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Fair Return
Source: Encyclopedia of Banking & Finance (9h Edition) by Charles J Woelfel
(We recommend this as work of authority.)

Used principally in connection with earnings of railroad and public utility corporations.  It developed out of the notion that such public service corporations, by serving the public interest and in many cases being granted monopolistic franchises, should be allowed to charge only such rates for their services as would yield a reasonable return on the fair value of the assets devoted to providing the service.  A fair return, therefore, involves two variables:  (1) fair valuation of the property required for the services, and (2) fair rate of return thereon.

For years, the 1898 case of Smyth v. Ames (169 U.S. 466) was the leading case in valuation cases involving the necessary elements in fair value.  The comprehensive role of that case read as follows:  "And in order to ascertain that value, the original cost of construction, the amount expended in permanent improvements, the amount and market value of its bonds and stocks, the present as compared with the original cost of construction, the probable earning capacity of the property under particular rates prescribed by statute, and the sum required to meet operating expenses, are all matters for consideration, and are to be given such weight as may be just and right in each case.  We do not say that there may not be other matters to be regarded in estimating the value of the property."

Both the original cost and reproduction cost bases for fair valuation were recognized in the above, as well as capitalization and market value thereof.  The Supreme Court, however, did not indicate the basis to be used, or even combination of bases, and as a result the courts became involved in a series of valuation cases over the years.  By 1933, the Supreme Court was ready to leave the determination of fair valuation and fair rates to the administrative agency concerned, "so long as constitutional limitations are not transgressed"  (Los Angeles Gas & Electric Corp. v. Railroad Commission of California, 289 U.S. 287).  Emphasis on any single formula or combination of formulas was finally abandoned in the landmark case of Federal Power Commission v. Hope Natural Gas Co., 320 U.S. 591 (1944), in which the doctrine of end result was enunciated, as follows:  "Under the statutory standard of "just and reasonable" it is the result reached not the impact of the rate order which counts.  If the total effect of the rate order cannot be said to be unjust and unreasonable, judicial inquiry under the Act is at an end.  The fact that the method employed to reach that result may contain infirmities is not them important."

Thus emphasis has shifted from the valuation formula to the earnings result of rates allowed.  The Hope case indicated that fair rates would be those "which enable the company to operate successfully, to maintain its financial integrity, to attract capital, and to compensate its investors for the risks assumed "  At the federal level, the Federal Power Commission used to standardize rates of return as 6% for all electric companies and 6.5% for all natural gas companies under its jurisdiction, but in recent years it has abandoned such generalization and passes on rates on an individual basis.  The Federal Communications Commission prescribes just and reasonable rates for interstate of foreign communications companies.  State regulatory commissions operate under varying statutory conditions, some states providing no rate regulatory powers at all over specified types of utilities.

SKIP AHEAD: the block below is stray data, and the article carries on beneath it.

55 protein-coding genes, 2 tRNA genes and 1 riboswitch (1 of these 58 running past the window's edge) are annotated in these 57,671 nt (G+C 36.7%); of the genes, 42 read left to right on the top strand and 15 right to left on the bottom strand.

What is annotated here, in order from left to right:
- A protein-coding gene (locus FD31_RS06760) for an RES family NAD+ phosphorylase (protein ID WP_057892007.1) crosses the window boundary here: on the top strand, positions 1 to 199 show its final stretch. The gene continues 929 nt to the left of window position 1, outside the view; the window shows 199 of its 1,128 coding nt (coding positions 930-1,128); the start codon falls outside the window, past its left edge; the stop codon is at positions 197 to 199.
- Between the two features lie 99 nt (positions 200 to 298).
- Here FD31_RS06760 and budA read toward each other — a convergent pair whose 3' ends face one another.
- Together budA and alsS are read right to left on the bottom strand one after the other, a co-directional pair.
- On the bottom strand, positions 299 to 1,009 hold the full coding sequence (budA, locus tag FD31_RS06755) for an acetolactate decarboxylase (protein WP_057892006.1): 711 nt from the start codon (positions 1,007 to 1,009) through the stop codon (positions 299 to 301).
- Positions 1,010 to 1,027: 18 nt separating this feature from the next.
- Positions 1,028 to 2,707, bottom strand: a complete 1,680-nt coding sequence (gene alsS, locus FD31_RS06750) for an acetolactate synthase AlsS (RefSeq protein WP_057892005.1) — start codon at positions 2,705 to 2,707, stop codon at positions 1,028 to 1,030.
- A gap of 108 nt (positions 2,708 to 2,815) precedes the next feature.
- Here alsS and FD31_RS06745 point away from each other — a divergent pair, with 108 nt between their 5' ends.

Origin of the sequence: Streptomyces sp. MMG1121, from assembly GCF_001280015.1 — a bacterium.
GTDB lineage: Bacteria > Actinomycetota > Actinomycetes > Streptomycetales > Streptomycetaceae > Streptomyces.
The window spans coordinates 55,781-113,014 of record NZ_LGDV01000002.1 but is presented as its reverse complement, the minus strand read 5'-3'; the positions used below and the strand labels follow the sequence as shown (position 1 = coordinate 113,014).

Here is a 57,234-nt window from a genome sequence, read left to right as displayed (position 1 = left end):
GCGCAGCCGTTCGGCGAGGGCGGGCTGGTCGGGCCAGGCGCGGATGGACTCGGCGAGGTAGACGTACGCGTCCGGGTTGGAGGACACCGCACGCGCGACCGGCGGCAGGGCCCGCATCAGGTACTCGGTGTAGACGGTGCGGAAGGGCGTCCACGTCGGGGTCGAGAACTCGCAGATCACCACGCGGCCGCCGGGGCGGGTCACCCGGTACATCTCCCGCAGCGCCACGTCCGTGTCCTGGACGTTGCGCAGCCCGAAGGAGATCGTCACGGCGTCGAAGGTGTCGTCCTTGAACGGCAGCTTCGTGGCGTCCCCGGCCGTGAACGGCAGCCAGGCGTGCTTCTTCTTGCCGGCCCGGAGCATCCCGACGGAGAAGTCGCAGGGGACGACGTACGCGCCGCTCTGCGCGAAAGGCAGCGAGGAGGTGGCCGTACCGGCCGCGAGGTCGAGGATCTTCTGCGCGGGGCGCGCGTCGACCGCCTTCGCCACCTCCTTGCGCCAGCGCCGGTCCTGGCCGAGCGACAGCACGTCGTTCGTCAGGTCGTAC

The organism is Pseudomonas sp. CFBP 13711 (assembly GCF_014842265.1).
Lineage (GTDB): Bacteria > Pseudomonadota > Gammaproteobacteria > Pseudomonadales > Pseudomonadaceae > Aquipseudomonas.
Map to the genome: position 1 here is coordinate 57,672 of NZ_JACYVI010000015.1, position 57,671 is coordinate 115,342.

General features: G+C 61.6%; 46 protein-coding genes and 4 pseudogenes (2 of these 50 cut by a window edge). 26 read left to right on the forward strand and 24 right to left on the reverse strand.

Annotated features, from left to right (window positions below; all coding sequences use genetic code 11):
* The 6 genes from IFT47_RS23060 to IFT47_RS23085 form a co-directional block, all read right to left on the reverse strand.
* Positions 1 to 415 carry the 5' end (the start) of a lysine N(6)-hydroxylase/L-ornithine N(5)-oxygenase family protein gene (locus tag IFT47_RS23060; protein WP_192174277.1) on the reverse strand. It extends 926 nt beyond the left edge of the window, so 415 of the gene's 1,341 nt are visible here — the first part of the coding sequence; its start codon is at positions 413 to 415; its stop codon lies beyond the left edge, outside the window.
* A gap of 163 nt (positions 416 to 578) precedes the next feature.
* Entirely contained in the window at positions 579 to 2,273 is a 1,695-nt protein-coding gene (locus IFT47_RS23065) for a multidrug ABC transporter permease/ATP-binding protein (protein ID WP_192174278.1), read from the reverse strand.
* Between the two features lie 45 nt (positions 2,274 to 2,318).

In the case of railroads, the VALUATION ACT OF 1913 provided for valuation of all railroad properties in the U.S.  The Interstate Commerce Commission (ICC) finally completed practically all of the work by mid-1934.  Then the TRANSPORTATION ACT OF 1920 enacted among other things the concept of fair return on fair value of the railway property providing the service, setting up the recapture clause.  If net railway operating income exceeded 6% of the value of the railway property held for and used by the railroad in the service of transportation, one-half of the excess was to be placed in a reserve fund by the railroad, and the remaining half was to be paid into a general railroad contingent fund, to be maintained for the benefit of railroads generally by the ICC.  Many railroads opposed this provision as unconstitutional, many not paying and other paying under protest, but the issue was never upset in a test case.  Finally, it was repealed by the Transportation Act of 1933.  The ICC therefore follows no precise formulas in deciding on just and reasonable rates for all common carriers (railroad, highway, water, and pipeline) and reasonable minimum rates for contract water and highway carriers.

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